Dr. Romano believes everyone deserves proper dental care. However for some, even the simplest of dental procedures may be very difficult. He feels it is important to spend extra time with all patients; establishing relationships that are built on sensitivity, trust and friendship. He starts with creating a calm, welcoming environment that caters to the patient’s dental needs.
Having fears is natural. Whether it is fear of heights, fear of bugs or even, fear of the dentist. Fears not only occur in children, but are prevalent with adults. As one ages, fear and anxiety increases in many individuals making an experience that was once tolerable now seem very difficult to undergo. But seeing the dentist is one fear you should not avoid. Here are some things you can do to help you get to the dental office and through the appointment:
⁃Speak up. Let us know that you are anxious. Tell the receptionist when you book the appointment, and tell the staff when you arrive. And most importantly, tell your dentist. Let us know what makes you nervous or if you have had a bad experience in the past. It is especially important to let us know if you have felt pain before. Sometimes patients experience unnecessary pain even though they have been given a local anesthetic. They often do not say anything for fear of upsetting the dentist or because they are embarrassed, but a larger dose of anesthetic at the beginning of treatment often works better than trying to give more once the treatment starts.
- Talk to the staff about the coping skills that have worked for you in the past and those that you would like to try. Also, ask to start with simple, shorter appointments if possible.
- Do not be afraid to ask questions. Some people worry about what is going to happen before and during the procedure. If you are curious, ask what the treatment involves or to briefly explain as you go along.
- Agree on a signal you can give—like raising your hand—if you need to take a break during treatment.
⁃Distract yourself. You have a lot of options for distracting yourself to help take your mind off the treatment. Here at Dr Romano’s you are welcome to watch TV or listen to whatever you would like on XM radio (all with noise canceling headphones)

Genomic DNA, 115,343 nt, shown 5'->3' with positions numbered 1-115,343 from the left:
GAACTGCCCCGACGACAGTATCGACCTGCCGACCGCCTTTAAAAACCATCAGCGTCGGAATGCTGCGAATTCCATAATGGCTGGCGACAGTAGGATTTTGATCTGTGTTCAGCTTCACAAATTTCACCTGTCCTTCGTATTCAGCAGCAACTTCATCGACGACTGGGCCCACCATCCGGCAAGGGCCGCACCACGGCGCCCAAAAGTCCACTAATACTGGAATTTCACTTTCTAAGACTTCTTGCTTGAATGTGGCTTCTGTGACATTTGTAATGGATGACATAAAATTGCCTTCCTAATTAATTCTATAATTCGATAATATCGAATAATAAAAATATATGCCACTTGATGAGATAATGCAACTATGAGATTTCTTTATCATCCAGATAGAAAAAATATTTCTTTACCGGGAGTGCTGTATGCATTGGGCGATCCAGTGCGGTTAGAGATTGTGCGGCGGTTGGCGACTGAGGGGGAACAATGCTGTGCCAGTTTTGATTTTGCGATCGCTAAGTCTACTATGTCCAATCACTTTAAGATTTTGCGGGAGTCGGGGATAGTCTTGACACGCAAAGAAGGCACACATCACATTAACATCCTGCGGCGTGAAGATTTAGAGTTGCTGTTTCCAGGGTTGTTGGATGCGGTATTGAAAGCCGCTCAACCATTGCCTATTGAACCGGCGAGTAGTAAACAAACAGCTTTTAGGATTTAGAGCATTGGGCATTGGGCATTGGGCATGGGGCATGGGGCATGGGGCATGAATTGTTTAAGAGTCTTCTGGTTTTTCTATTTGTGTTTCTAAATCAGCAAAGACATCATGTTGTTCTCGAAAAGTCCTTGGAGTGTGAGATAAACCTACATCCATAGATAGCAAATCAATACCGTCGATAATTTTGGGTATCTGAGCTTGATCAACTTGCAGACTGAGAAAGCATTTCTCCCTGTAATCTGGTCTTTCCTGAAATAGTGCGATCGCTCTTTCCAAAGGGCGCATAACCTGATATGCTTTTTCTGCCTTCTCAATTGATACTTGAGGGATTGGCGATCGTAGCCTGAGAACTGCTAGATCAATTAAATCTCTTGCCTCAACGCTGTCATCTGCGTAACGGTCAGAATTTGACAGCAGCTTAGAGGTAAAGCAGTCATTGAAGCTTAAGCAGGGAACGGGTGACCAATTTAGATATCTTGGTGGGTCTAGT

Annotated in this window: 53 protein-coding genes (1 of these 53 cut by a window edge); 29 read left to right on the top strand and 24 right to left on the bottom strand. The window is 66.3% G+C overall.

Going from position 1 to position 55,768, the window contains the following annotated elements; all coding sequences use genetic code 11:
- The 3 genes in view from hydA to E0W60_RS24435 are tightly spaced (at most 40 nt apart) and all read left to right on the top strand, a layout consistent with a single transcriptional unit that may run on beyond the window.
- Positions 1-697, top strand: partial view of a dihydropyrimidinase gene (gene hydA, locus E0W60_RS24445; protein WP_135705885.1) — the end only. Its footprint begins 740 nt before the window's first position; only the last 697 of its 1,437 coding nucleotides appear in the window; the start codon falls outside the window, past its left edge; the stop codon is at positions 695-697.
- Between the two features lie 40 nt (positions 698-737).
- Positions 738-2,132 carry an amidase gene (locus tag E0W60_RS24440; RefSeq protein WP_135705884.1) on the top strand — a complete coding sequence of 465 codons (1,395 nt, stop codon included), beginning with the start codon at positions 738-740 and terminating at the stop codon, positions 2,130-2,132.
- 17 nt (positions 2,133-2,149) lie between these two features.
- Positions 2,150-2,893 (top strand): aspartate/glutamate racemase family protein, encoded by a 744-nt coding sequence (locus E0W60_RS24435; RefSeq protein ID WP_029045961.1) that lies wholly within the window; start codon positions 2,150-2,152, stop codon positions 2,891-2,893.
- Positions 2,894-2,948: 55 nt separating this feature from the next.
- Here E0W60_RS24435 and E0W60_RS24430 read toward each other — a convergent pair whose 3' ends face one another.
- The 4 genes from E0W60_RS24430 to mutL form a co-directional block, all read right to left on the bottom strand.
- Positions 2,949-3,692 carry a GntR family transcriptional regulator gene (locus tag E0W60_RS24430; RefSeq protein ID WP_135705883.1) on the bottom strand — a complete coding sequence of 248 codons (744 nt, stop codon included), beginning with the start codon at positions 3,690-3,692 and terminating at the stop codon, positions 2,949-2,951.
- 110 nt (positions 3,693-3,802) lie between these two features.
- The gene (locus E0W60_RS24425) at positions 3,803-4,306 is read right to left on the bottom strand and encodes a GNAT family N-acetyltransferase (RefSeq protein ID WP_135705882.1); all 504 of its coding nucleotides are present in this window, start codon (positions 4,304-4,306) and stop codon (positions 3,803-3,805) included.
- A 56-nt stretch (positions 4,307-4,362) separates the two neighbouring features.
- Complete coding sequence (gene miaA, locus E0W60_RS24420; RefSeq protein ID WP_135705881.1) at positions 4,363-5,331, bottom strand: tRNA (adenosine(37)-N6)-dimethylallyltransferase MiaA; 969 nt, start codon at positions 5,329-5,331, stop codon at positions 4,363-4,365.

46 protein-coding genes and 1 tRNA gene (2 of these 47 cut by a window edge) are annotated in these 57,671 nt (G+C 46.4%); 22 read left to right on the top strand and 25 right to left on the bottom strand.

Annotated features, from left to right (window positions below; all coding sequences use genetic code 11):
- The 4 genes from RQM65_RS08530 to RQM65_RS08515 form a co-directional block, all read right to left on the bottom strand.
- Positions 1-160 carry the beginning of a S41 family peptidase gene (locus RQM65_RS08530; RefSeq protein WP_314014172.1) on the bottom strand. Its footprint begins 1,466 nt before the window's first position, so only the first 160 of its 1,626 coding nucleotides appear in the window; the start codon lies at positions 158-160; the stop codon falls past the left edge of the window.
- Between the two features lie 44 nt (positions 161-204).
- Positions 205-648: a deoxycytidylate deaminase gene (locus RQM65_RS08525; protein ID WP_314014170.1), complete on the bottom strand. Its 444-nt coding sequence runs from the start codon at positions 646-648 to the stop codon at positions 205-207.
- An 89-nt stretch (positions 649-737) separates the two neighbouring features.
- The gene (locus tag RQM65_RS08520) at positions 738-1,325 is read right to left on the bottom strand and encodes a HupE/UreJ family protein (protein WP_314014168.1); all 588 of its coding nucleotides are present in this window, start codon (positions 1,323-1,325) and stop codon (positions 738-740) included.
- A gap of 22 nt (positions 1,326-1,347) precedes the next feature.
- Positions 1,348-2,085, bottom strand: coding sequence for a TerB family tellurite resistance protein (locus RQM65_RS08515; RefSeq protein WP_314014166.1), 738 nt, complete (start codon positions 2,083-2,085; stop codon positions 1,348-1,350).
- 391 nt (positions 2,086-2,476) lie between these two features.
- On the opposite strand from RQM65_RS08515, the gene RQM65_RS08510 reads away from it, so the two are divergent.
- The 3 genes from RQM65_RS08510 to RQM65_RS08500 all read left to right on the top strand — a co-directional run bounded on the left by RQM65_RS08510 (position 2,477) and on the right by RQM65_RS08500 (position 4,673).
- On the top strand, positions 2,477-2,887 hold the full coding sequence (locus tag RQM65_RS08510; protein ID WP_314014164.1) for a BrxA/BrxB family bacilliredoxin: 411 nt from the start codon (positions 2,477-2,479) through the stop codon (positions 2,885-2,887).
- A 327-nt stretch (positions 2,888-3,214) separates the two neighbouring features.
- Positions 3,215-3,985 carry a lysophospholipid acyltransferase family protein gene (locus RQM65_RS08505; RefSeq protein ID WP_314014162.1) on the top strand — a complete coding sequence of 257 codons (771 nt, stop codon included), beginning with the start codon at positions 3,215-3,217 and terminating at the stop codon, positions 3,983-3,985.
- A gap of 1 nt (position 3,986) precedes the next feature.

- Listening to an audiobook
- Occupy your hands by squeezing a soft stress ball or playing with a fidget toy;
- It may sound silly, but go to your happy place. Try imagining yourself someplace else. It might help you escape your surroundings and stay calm.
⁃Breathe. Deep breathing brings oxygen into your body, helping slow your heart rate and relax your muscles. You can practice deep breathing anywhere—on the way to the appointment, in the waiting room, or in the chair before treatment begins. There are number of different breathing exercises that may help. For example, you can try breathing in deeply while counting slowly to 5. Hold your breath for a second. Then, sigh or exhale slowly. Do this for 4 or 5 breaths. Deep breathing exercises can even be performed when you’re not facing an appointment. That way, when you have one scheduled, you’ll be better prepared.
⁃Get in tune with your body through relaxation. It may sound backward, but sometimes you can relax by tensing your muscles first. One way is to slowly move from one muscle group to the next before treatment begins, tensing the muscles in each group for 5 to 7 seconds then relaxing for 20 seconds. Four sample muscle groups are:
- feet, calves, thighs, and buttocks;
- hands, forearms, and biceps;
- chest, stomach, and lower back;
- head, face, throat, and shoulders.
This exercise also might be something you could practice before your appointment, so that when you need it, you will be ready to fully experience the benefits.
These are just a few coping techniques. Work with our dental staff to develop a plan that not only gets you in the door, but keeps you coming back for visits on a regular basis. Please contact Dr. Romano if you have any questions or concerns.